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Aug 06, 2009

In her novels and films, Xiaolu Guo explores the meaning of home in a world in flux.

By Lindsey Schneider

Xiaolu Guo is one of China’s most successful cultural exports. Her novels have been shortlisted for four major fiction prizes, her films have been screened at some of the biggest festivals around the world, and she is still in her 30s.

Much of Guo’s work deals with the gulfs that divide her world—between East and West, between words and meanings. Both of her English-language novels—A Concise Chinese-English Dictionary for Lovers (2007) and Twenty Fragments of a Ravenous Youth (2008)—examine the lives of young Chinese peasants trying to define themselves in big cities.

Her latest narrative film project, She, A Chinese, which premieres at the Locarno International Film Festival in Switzerland this month, chronicles a young woman as she wrestles with another kind of gulf, between external and internal worlds.

Meanwhile, her documentary, We Went to Wonderland, has been touring the globe for over a year. It tells the story of Guo’s elderly parents on their first trip outside China, on a journey to visit their daughter. Guo’s mother, like her father a good Chinese Communist, called the run-down section of London where their daughter lives “the wonderland.”

The entire film was shot in two- to three-minute segments on a point-and-shoot digital camera using the video function, and the audio was recorded separately on a standard, low-cost voice recorder. The resulting cobbled-together style of the final production accentuates the fragmentary nature of the narrative.

“I discovered the freedom I had with this tourist thing,” Guo says of the camera. The technical constraints discouraged the typical “epic” style of documentary filmmaking and lent a certain intimacy to her parents’ histories and memories.

Running throughout Guo’s films and novels is the attempt to reclaim what she calls “the individual voice of the peasants” in order to tell a larger story. “Only by understanding their interior voices,” she says, “can you understand how a nation is being constructed.”

 

Life in the Split

Guo’s life has taken a path similar to that of many of her protagonists. Raised in a remote fishing village in southern China, she ran away to the Beijing Film Academy at age 18 to indulge a love of films, books and criticism. By the time she left the city, she had already published five widely noted novels in her native language.

In 2002, at the age of 29, Guo relocated to London, beginning her Western life in Hackney. The East End neighborhood has what Guo calls “a profound displaced feeling” that was strikingly resonant with her chosen themes.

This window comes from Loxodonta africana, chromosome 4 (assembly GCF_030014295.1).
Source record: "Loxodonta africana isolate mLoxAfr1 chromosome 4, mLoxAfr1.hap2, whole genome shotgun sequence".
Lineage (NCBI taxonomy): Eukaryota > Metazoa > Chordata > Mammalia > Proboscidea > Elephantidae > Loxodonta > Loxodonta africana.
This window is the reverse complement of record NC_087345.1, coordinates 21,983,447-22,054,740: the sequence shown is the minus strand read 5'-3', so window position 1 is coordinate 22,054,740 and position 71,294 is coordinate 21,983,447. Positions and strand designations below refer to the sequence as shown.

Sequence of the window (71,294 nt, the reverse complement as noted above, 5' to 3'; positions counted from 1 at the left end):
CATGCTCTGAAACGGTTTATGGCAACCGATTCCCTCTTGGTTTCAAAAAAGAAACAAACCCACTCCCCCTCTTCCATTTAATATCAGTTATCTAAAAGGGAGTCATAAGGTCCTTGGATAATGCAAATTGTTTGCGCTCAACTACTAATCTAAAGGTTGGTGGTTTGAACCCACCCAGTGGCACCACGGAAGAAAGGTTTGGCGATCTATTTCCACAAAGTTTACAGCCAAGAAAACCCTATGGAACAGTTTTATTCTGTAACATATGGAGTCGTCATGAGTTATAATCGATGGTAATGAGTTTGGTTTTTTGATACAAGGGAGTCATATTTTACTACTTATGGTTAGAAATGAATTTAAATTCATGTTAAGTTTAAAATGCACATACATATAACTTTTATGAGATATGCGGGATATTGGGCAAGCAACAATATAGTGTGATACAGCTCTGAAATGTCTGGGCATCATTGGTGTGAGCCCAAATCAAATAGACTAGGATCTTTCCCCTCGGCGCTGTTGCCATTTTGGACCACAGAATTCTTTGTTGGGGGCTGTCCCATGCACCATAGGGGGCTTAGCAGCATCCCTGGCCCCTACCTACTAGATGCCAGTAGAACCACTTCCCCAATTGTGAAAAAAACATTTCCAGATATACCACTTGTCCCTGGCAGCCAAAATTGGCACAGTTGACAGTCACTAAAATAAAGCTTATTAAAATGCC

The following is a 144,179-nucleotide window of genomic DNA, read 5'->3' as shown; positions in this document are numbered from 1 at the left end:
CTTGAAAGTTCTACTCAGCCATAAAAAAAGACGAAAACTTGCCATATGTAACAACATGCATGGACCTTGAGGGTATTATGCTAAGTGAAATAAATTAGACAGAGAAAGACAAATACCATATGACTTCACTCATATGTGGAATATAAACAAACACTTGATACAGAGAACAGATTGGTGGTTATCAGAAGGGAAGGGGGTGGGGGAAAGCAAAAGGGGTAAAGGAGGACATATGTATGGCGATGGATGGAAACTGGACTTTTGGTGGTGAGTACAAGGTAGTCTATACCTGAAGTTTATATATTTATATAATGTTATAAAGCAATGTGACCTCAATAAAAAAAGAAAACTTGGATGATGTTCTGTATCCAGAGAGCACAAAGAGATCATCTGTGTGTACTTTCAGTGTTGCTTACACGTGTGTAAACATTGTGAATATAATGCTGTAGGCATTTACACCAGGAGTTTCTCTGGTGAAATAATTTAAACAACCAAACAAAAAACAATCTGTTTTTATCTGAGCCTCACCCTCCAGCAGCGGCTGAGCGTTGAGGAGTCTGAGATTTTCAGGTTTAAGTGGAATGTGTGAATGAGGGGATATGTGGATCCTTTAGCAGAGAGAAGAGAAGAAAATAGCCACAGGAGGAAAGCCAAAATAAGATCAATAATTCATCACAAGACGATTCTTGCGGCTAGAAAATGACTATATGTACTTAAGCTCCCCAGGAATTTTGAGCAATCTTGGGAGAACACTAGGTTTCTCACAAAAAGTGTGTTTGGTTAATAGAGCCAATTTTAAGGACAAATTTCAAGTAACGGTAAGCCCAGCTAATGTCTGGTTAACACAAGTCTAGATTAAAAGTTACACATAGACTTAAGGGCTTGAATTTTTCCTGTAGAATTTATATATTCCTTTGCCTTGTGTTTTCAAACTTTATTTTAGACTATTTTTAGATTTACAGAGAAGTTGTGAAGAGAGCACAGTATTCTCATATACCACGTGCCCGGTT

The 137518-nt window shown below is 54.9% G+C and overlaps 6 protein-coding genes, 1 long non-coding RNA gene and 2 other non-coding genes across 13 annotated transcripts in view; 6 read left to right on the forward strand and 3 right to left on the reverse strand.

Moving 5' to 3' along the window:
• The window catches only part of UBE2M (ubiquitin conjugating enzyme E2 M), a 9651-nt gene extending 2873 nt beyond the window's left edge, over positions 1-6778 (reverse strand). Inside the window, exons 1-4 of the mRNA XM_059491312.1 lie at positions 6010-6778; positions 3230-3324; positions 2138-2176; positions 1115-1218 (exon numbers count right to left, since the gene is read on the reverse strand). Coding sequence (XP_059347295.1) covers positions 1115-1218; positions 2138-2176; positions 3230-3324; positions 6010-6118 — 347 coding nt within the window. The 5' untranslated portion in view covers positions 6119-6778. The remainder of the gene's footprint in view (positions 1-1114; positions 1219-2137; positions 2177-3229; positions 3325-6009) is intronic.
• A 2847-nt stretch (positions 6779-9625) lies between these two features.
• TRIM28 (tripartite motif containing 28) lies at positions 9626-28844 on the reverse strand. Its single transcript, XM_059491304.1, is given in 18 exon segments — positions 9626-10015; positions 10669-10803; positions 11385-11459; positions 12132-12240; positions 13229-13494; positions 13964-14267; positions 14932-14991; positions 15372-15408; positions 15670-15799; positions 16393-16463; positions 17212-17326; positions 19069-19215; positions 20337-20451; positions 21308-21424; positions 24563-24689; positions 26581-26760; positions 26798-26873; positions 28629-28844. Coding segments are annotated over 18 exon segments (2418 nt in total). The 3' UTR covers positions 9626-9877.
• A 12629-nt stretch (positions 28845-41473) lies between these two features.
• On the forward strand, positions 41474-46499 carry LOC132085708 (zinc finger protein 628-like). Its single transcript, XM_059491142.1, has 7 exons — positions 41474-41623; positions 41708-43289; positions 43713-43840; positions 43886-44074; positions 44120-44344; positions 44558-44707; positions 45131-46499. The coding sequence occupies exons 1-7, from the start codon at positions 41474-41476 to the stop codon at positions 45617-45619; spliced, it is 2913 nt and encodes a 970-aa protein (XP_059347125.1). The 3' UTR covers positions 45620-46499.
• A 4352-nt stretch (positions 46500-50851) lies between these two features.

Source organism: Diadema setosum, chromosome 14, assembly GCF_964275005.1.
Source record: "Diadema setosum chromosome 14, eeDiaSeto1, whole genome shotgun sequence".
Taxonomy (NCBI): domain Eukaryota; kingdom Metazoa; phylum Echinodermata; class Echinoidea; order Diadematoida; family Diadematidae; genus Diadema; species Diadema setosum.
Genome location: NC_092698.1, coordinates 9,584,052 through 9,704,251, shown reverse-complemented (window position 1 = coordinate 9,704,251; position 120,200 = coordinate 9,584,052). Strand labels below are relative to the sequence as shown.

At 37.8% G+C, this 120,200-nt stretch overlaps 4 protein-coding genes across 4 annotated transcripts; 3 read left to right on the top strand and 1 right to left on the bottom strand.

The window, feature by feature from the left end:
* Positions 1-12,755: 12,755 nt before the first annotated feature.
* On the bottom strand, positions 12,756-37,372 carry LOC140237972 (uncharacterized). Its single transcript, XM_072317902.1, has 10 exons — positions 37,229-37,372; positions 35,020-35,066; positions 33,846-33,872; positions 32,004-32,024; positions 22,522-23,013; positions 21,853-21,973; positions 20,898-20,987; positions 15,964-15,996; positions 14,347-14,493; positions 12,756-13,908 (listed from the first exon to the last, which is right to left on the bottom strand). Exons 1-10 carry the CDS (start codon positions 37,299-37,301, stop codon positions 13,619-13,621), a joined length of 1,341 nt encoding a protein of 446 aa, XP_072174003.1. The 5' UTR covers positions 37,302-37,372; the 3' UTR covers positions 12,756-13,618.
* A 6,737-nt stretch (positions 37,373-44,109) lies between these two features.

Last year, she published a piece in The Guardian in which she described a piece of mail that had just arrived. “One day, during my life as a foreigner in London, I received a letter from the police: ‘We have carefully reviewed your visa application. We regret to inform you that you cannot be granted leave to remain.’ I read that letter another ten times. I could understand every word, apart from the most important bit of all: ‘leave to remain.’ Must I leave, or could I remain?”

The answer was unwelcome, but evocative. “In the West,” she says, “my life is completely temporary.” The revocation of her visa has left her in a sort of limbo between Beijing, Paris and London.

Like much of her work, Guo’s novel, A Concise Chinese-English Dictionary, has been interpreted as being about the split between the East and the West. She maintains that it is also about linguistic play and, above all, intimacy and sadness.

“In the West, I don’t represent anything,” she says. “I refuse to represent China, because China has many faces.”

Many writers in exile manufacture their own geography to transcend nationality, but Guo struggles to explore the ambiguity in which she finds herself.

In Dictionary, the protagonist, Z, arrives in London from Beijing with a limited knowledge of English. On the airplane, she muses, “when a body floating in air, which country she belonging to?”

As Z wanders through London, she learns words and idioms, but does not necessarily understand them. The novel deals head on with two lovers (one Chinese, one British) trying to find a common language in which they can communicate their desires.

She and her protagonist were dealing with the problem together: It was the first novel she wrote in English, and she was learning the language’s nuances as she wrote. In the narrative, the two main characters seem to float together between their two languages, struggling to express emotions in a foreign tongue.

She considers this an essential part of her artistic development. Her novels and films, she says, still “have to be translated from my Chinese sensibility.”

No matter how hard Guo tries to reconcile and embrace both East and West, they remain in a stubborn dialectical tension. As her mother says in Wonderland, “even if Europe is a wonderland, my home is better.”


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